Steve Farmer caught trying to infiltrate a Hindu yahoogroup (HC yahoo group) Steve Farmer can't spell Hindu name correctly but he want to write California text books. He thinks his IQ is better than Hindus. Even every CDE meet he made fool of himself but still continue his anti Hindu campaign. Read below his lies when he got caught. Cheers. ___________________________________ We recently received the following request: > Hello, > > My name is Raja Chadra. I'm a high school student and live in San > Diego, California. I don't have my own phone. I grew up with my mother who is American but my father was born in India. I don't know much about that part of my background and about a year ago I started > reading up on the Web. I joined the IndianCiv List but then it closed so I joined here too. I don't have a blog but i think I'll start one soon.; > > Raja A request for information was szent to the reply-to address, which was sudha900@gmail.c

Attack on Afghan consulate condemned

QUETTA, Mar 26 (Pajhwok Afghan News): The Afghan Consul General in this provincial capital of Pakistan's Balochistan province Sunday condemned the attack on the Afghan consulate and said the local police had failed to protect the office. About 400 angry protestors, said to be relatives and sympathisers of those 'Pakistanis' allegedly killed by Afghan forces a few days back, pelted stones at the consulate building and chanted slogans against the Afghan government. Afghan Consul General Ali Ahmad Babak told Pajhwok Afghan News in Quetta, the security officials did not contact them so far. He said the law-enforcement agencies had prior information about the demonstration but they did not adopt steps to avert it. Rejecting the protestors' demand regarding handing over of the killers to the Pakistani government, Babak said they had launched investigations into the incident to ascertain the real cause. Participants of the Saturday's demonstration, on the other hand, c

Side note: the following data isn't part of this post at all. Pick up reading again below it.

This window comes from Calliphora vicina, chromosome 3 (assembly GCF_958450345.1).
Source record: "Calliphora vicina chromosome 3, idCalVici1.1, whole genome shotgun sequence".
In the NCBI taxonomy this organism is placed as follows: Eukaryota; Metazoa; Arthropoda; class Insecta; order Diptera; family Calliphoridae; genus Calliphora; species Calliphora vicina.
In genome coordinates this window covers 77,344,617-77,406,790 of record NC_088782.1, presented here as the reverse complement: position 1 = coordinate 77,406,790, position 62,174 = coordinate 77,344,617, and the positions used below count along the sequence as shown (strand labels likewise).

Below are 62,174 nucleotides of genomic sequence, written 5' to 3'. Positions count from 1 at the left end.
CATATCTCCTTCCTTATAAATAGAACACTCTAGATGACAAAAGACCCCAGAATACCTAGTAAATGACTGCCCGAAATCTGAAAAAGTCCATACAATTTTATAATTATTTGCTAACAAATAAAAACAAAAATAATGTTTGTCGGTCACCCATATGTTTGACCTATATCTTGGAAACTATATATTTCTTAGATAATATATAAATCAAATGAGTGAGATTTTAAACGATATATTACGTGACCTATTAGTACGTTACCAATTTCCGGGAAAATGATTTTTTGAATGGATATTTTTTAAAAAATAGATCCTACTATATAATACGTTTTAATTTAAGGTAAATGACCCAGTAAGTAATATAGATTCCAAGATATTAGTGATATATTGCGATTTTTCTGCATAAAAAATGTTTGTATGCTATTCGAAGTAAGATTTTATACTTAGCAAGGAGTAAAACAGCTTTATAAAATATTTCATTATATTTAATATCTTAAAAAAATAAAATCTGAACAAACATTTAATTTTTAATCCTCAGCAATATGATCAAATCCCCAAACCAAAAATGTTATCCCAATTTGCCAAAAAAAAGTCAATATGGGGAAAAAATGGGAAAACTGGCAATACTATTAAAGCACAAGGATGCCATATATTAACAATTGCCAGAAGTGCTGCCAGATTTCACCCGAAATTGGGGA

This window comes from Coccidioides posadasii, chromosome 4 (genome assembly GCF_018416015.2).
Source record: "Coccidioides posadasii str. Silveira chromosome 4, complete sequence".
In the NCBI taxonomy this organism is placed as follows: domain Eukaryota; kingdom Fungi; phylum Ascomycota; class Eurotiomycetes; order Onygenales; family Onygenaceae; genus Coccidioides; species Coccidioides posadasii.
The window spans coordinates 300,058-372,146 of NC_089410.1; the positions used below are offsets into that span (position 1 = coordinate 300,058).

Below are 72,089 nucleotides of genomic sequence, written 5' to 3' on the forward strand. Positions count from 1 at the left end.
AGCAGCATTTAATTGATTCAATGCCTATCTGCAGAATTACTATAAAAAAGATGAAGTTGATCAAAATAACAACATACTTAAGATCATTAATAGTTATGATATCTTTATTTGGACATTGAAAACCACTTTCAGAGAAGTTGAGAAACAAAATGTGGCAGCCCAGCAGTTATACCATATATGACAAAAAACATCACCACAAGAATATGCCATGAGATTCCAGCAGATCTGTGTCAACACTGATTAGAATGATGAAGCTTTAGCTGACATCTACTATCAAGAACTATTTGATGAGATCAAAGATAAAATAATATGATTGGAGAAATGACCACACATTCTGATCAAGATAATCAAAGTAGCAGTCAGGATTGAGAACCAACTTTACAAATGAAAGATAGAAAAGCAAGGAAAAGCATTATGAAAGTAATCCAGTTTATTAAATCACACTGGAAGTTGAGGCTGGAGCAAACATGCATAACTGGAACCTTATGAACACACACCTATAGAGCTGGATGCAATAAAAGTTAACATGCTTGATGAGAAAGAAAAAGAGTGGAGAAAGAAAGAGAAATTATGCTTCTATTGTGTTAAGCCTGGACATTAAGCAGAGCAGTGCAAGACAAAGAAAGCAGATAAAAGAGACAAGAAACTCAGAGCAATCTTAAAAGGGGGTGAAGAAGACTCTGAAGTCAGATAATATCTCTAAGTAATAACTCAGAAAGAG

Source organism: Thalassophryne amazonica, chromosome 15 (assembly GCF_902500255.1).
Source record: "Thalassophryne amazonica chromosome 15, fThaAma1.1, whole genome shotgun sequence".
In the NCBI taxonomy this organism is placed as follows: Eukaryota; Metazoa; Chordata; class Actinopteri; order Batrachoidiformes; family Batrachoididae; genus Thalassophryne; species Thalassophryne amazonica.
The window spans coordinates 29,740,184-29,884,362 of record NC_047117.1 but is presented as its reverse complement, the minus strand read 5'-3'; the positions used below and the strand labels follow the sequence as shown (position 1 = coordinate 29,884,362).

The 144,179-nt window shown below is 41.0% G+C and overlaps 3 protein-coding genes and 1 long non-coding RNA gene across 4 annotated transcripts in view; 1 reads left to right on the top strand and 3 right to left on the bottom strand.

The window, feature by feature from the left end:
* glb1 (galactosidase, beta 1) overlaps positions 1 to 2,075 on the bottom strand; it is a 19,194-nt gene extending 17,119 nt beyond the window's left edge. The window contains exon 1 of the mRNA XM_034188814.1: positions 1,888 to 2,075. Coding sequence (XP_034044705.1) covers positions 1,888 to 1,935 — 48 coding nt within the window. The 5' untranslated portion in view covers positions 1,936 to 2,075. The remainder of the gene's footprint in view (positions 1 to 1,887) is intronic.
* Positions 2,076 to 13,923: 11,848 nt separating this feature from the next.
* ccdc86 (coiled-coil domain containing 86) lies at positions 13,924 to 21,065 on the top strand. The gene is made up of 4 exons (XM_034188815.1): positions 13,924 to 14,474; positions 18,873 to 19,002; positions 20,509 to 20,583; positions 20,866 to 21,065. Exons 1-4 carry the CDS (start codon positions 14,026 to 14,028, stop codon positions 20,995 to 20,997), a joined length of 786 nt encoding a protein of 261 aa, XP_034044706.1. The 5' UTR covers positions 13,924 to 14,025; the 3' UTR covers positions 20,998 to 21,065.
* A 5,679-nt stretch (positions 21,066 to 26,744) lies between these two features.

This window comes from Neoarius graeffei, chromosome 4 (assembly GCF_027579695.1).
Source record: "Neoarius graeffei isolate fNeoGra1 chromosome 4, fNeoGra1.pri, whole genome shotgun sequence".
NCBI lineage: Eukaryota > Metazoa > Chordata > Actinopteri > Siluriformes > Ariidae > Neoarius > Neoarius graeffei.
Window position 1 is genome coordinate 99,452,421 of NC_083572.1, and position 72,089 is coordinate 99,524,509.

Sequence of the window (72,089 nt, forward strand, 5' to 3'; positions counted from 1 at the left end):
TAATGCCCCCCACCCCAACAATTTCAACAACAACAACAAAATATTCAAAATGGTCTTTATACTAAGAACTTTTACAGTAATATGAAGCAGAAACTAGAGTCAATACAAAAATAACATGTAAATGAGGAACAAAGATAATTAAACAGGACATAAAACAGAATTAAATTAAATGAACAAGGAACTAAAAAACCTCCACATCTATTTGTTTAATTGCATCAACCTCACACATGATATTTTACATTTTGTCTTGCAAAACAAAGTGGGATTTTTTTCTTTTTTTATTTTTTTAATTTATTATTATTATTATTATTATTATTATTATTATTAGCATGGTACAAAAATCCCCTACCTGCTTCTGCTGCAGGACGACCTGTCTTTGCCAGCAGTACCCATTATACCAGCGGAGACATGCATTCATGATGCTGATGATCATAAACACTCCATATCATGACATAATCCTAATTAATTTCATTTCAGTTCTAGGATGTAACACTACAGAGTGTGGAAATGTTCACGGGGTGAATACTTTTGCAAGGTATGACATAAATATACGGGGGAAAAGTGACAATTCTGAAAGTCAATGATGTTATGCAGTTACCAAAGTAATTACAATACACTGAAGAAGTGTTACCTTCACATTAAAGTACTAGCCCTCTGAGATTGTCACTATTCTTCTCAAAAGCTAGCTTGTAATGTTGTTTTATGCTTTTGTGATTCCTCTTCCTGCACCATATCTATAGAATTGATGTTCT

Musharraf's own goals

Musharraf's own goals Irfan Husain 27 - 3 - 2006 By embittering his foes and alienating potential allies, Pakistan's president is diminishing his room for political manoeuvre, says Irfan Husain. One would have thought that being a soldier as well as president of Pakistan, General Pervez Musharraf would avoid opening multiple fronts, and create alliances rather than making new enemies. Far from heeding these lessons from military history, he seems bent on starting new fights and spurning potential friends. Politically, he has never been more isolated. Militarily, his troops are heavily engaged in Waziristan on the Afghan border, and in Baluchistan where his paramilitary units are fighting Baluchi insurgents. His partnership with the six-party religious alliance, the Muttahida Majlis-e-Amal (MMA) – the natural support-base of military rulers in Pakistan – has collapsed due to his crackdown on Taliban elements in Pakistan's fractious "tribal areas&quo